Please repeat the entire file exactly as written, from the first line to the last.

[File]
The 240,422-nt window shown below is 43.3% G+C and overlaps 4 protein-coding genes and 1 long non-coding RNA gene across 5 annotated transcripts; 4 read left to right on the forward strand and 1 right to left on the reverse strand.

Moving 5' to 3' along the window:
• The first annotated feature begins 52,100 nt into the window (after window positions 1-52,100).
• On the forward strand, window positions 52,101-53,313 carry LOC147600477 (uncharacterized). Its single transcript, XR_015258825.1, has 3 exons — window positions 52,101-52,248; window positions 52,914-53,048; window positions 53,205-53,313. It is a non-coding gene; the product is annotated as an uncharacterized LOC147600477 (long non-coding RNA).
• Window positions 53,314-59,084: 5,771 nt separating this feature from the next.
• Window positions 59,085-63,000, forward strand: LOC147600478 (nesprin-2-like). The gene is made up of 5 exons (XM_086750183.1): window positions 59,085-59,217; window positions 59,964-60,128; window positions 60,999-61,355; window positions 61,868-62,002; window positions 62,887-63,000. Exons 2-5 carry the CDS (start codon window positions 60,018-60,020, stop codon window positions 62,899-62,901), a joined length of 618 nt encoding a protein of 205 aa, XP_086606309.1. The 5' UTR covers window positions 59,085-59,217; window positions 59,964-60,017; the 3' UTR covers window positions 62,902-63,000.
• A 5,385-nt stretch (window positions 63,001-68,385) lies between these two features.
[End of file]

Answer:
The 240,422-nt window shown below is 43.3% G+C and overlaps 4 protein-coding genes and 1 long non-coding RNA gene across 5 annotated transcripts; 4 read left to right on the forward strand and 1 right to left on the reverse strand.

Moving 5' to 3' along the window:
• The first annotated feature begins 52,100 nt into the window (after window positions 1-52,100).
• On the forward strand, window positions 52,101-53,313 carry LOC147600477 (uncharacterized). Its single transcript, XR_015258825.1, has 3 exons — window positions 52,101-52,248; window positions 52,914-53,048; window positions 53,205-53,313. It is a non-coding gene; the product is annotated as an uncharacterized LOC147600477 (long non-coding RNA).
• Window positions 53,314-59,084: 5,771 nt separating this feature from the next.
• Window positions 59,085-63,000, forward strand: LOC147600478 (nesprin-2-like). The gene is made up of 5 exons (XM_086750183.1): window positions 59,085-59,217; window positions 59,964-60,128; window positions 60,999-61,355; window positions 61,868-62,002; window positions 62,887-63,000. Exons 2-5 carry the CDS (start codon window positions 60,018-60,020, stop codon window positions 62,899-62,901), a joined length of 618 nt encoding a protein of 205 aa, XP_086606309.1. The 5' UTR covers window positions 59,085-59,217; window positions 59,964-60,017; the 3' UTR covers window positions 62,902-63,000.
• A 5,385-nt stretch (window positions 63,001-68,385) lies between these two features.